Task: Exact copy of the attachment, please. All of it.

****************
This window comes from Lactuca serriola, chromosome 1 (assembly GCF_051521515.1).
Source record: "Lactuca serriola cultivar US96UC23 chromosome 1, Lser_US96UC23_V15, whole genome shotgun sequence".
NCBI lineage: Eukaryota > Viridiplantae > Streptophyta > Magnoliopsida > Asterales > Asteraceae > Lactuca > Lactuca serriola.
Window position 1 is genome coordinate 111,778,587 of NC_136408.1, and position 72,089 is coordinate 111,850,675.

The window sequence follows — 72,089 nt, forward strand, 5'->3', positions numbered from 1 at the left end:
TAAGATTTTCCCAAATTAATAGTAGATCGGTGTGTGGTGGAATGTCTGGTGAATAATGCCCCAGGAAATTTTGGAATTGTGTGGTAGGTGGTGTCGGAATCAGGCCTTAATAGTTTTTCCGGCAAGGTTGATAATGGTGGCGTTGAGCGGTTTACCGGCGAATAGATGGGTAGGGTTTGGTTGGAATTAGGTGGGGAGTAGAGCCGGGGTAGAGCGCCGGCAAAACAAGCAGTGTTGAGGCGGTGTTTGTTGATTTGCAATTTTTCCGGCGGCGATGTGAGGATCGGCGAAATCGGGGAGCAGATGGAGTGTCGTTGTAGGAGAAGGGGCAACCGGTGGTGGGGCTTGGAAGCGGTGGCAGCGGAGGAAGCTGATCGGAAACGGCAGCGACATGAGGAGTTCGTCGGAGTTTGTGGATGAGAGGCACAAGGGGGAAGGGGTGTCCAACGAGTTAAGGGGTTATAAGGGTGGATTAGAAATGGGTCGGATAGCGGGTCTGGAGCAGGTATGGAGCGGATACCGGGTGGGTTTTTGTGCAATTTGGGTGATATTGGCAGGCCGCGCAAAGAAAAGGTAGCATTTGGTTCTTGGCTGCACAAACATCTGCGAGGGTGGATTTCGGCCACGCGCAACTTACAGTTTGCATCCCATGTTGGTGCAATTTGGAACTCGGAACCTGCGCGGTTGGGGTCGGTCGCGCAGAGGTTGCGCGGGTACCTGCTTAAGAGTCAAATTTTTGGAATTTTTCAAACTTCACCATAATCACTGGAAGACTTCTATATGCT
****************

This window comes from Lactuca serriola, chromosome 1 (assembly GCF_051521515.1).
Source record: "Lactuca serriola cultivar US96UC23 chromosome 1, Lser_US96UC23_V15, whole genome shotgun sequence".
NCBI lineage: Eukaryota > Viridiplantae > Streptophyta > Magnoliopsida > Asterales > Asteraceae > Lactuca > Lactuca serriola.
Window position 1 is genome coordinate 111,778,587 of NC_136408.1, and position 72,089 is coordinate 111,850,675.

The window sequence follows — 72,089 nt, forward strand, 5'->3', positions numbered from 1 at the left end:
TAAGATTTTCCCAAATTAATAGTAGATCGGTGTGTGGTGGAATGTCTGGTGAATAATGCCCCAGGAAATTTTGGAATTGTGTGGTAGGTGGTGTCGGAATCAGGCCTTAATAGTTTTTCCGGCAAGGTTGATAATGGTGGCGTTGAGCGGTTTACCGGCGAATAGATGGGTAGGGTTTGGTTGGAATTAGGTGGGGAGTAGAGCCGGGGTAGAGCGCCGGCAAAACAAGCAGTGTTGAGGCGGTGTTTGTTGATTTGCAATTTTTCCGGCGGCGATGTGAGGATCGGCGAAATCGGGGAGCAGATGGAGTGTCGTTGTAGGAGAAGGGGCAACCGGTGGTGGGGCTTGGAAGCGGTGGCAGCGGAGGAAGCTGATCGGAAACGGCAGCGACATGAGGAGTTCGTCGGAGTTTGTGGATGAGAGGCACAAGGGGGAAGGGGTGTCCAACGAGTTAAGGGGTTATAAGGGTGGATTAGAAATGGGTCGGATAGCGGGTCTGGAGCAGGTATGGAGCGGATACCGGGTGGGTTTTTGTGCAATTTGGGTGATATTGGCAGGCCGCGCAAAGAAAAGGTAGCATTTGGTTCTTGGCTGCACAAACATCTGCGAGGGTGGATTTCGGCCACGCGCAACTTACAGTTTGCATCCCATGTTGGTGCAATTTGGAACTCGGAACCTGCGCGGTTGGGGTCGGTCGCGCAGAGGTTGCGCGGGTACCTGCTTAAGAGTCAAATTTTTGGAATTTTTCAAACTTCACCATAATCACTGGAAGACTTCTATATGCT